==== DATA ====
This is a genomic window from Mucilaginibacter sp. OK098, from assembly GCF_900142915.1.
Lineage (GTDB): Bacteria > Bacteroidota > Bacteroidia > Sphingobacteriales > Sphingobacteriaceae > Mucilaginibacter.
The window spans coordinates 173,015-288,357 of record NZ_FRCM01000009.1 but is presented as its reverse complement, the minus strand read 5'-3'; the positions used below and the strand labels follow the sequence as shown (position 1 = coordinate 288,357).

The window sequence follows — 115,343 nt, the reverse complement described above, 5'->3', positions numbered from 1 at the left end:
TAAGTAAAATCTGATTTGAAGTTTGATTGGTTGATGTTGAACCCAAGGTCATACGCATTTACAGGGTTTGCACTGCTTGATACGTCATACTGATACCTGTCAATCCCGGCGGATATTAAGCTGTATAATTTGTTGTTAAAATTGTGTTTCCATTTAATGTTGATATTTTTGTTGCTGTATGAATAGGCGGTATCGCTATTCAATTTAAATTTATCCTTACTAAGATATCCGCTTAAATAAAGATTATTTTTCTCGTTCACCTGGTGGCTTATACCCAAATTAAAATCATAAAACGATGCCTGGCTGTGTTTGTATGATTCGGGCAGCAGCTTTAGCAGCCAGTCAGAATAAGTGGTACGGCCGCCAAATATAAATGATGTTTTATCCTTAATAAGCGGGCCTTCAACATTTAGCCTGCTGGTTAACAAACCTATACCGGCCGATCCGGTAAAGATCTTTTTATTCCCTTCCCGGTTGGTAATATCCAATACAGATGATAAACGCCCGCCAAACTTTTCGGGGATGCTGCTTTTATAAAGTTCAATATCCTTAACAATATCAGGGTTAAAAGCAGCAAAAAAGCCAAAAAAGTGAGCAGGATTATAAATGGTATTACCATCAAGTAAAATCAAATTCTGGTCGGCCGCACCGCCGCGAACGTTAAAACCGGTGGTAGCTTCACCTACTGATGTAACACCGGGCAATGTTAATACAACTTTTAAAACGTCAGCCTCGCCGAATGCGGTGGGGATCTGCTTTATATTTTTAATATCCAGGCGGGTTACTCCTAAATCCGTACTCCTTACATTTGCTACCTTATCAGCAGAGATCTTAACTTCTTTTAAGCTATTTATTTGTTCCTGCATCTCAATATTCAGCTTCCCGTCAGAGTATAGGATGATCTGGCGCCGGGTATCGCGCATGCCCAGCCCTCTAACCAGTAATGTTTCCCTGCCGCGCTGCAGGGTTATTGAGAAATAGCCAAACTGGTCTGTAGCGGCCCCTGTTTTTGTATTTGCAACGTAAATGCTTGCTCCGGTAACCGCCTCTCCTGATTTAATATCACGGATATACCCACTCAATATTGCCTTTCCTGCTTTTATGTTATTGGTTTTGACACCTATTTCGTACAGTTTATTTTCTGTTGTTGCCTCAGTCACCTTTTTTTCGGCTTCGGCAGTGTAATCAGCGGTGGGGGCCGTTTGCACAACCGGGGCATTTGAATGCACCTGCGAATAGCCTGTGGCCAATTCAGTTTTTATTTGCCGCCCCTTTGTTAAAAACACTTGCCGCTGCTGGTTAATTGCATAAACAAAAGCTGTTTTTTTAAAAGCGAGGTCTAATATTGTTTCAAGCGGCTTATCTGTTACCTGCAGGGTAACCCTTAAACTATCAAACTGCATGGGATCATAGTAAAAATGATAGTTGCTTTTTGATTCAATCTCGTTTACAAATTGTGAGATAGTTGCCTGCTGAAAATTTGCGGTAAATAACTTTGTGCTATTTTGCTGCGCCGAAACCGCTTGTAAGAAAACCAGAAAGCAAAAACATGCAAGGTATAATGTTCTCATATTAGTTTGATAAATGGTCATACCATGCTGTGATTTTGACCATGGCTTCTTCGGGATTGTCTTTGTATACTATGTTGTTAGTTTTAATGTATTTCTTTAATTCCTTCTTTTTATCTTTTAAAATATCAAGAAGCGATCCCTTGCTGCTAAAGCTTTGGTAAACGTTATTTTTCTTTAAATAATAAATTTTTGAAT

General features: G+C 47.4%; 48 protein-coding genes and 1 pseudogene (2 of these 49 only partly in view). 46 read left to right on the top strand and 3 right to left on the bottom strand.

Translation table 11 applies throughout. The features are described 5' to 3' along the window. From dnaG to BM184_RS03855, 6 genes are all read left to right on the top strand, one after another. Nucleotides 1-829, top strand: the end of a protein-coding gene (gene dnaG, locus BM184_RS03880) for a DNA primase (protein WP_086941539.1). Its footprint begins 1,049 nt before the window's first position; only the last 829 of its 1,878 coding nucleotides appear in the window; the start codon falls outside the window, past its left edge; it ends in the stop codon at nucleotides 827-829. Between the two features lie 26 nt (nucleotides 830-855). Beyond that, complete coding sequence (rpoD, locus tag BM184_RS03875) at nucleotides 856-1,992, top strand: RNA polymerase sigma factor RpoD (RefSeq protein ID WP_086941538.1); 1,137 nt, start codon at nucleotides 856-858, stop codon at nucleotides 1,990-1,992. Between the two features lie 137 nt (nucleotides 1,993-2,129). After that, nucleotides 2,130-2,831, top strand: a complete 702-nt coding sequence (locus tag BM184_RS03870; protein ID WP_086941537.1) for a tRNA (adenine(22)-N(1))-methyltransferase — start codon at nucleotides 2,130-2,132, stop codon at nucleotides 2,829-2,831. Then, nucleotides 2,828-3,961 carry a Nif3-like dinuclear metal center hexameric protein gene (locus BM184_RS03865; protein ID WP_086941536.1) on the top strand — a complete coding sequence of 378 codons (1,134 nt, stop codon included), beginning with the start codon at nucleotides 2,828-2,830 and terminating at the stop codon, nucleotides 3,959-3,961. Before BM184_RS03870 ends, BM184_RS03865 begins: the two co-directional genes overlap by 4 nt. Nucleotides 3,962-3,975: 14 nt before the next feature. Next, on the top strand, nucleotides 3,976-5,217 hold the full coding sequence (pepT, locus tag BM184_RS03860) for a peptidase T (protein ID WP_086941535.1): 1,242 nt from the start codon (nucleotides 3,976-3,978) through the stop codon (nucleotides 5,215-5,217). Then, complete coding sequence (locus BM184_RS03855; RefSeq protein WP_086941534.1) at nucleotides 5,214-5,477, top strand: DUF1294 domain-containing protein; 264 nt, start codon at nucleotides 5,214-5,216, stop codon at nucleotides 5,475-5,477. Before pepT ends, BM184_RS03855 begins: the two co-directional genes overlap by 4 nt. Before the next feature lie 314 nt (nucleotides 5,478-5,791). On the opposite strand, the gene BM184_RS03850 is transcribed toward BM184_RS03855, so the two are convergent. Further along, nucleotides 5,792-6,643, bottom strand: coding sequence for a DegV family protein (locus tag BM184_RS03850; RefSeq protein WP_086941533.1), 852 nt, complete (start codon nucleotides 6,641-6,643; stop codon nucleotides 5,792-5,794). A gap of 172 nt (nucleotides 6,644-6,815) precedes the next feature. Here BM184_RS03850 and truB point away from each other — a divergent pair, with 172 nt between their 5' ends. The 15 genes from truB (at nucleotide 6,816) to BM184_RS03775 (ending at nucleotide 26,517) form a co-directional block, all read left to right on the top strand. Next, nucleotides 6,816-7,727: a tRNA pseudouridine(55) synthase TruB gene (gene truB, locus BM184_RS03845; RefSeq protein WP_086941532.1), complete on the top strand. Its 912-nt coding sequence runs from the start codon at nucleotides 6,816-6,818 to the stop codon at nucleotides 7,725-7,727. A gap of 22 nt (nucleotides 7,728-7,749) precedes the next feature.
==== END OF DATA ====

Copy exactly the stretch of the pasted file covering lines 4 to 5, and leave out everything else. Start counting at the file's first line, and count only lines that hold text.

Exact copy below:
The window sequence follows — 115,343 nt, the reverse complement described above, 5'->3', positions numbered from 1 at the left end:
TAAGTAAAATCTGATTTGAAGTTTGATTGGTTGATGTTGAACCCAAGGTCATACGCATTTACAGGGTTTGCACTGCTTGATACGTCATACTGATACCTGTCAATCCCGGCGGATATTAAGCTGTATAATTTGTTGTTAAAATTGTGTTTCCATTTAATGTTGATATTTTTGTTGCTGTATGAATAGGCGGTATCGCTATTCAATTTAAATTTATCCTTACTAAGATATCCGCTTAAATAAAGATTATTTTTCTCGTTCACCTGGTGGCTTATACCCAAATTAAAATCATAAAACGATGCCTGGCTGTGTTTGTATGATTCGGGCAGCAGCTTTAGCAGCCAGTCAGAATAAGTGGTACGGCCGCCAAATATAAATGATGTTTTATCCTTAATAAGCGGGCCTTCAACATTTAGCCTGCTGGTTAACAAACCTATACCGGCCGATCCGGTAAAGATCTTTTTATTCCCTTCCCGGTTGGTAATATCCAATACAGATGATAAACGCCCGCCAAACTTTTCGGGGATGCTGCTTTTATAAAGTTCAATATCCTTAACAATATCAGGGTTAAAAGCAGCAAAAAAGCCAAAAAAGTGAGCAGGATTATAAATGGTATTACCATCAAGTAAAATCAAATTCTGGTCGGCCGCACCGCCGCGAACGTTAAAACCGGTGGTAGCTTCACCTACTGATGTAACACCGGGCAATGTTAATACAACTTTTAAAACGTCAGCCTCGCCGAATGCGGTGGGGATCTGCTTTATATTTTTAATATCCAGGCGGGTTACTCCTAAATCCGTACTCCTTACATTTGCTACCTTATCAGCAGAGATCTTAACTTCTTTTAAGCTATTTATTTGTTCCTGCATCTCAATATTCAGCTTCCCGTCAGAGTATAGGATGATCTGGCGCCGGGTATCGCGCATGCCCAGCCCTCTAACCAGTAATGTTTCCCTGCCGCGCTGCAGGGTTATTGAGAAATAGCCAAACTGGTCTGTAGCGGCCCCTGTTTTTGTATTTGCAACGTAAATGCTTGCTCCGGTAACCGCCTCTCCTGATTTAATATCACGGATATACCCACTCAATATTGCCTTTCCTGCTTTTATGTTATTGGTTTTGACACCTATTTCGTACAGTTTATTTTCTGTTGTTGCCTCAGTCACCTTTTTTTCGGCTTCGGCAGTGTAATCAGCGGTGGGGGCCGTTTGCACAACCGGGGCATTTGAATGCACCTGCGAATAGCCTGTGGCCAATTCAGTTTTTATTTGCCGCCCCTTTGTTAAAAACACTTGCCGCTGCTGGTTAATTGCATAAACAAAAGCTGTTTTTTTAAAAGCGAGGTCTAATATTGTTTCAAGCGGCTTATCTGTTACCTGCAGGGTAACCCTTAAACTATCAAACTGCATGGGATCATAGTAAAAATGATAGTTGCTTTTTGATTCAATCTCGTTTACAAATTGTGAGATAGTTGCCTGCTGAAAATTTGCGGTAAATAACTTTGTGCTATTTTGCTGCGCCGAAACCGCTTGTAAGAAAACCAGAAAGCAAAAACATGCAAGGTATAATGTTCTCATATTAGTTTGATAAATGGTCATACCATGCTGTGATTTTGACCATGGCTTCTTCGGGATTGTCTTTGTATACTATGTTGTTAGTTTTAATGTATTTCTTTAATTCCTTCTTTTTATCTTTTAAAATATCAAGAAGCGATCCCTTGCTGCTAAAGCTTTGGTAAACGTTATTTTTCTTTAAATAATAAATTTTTGAAT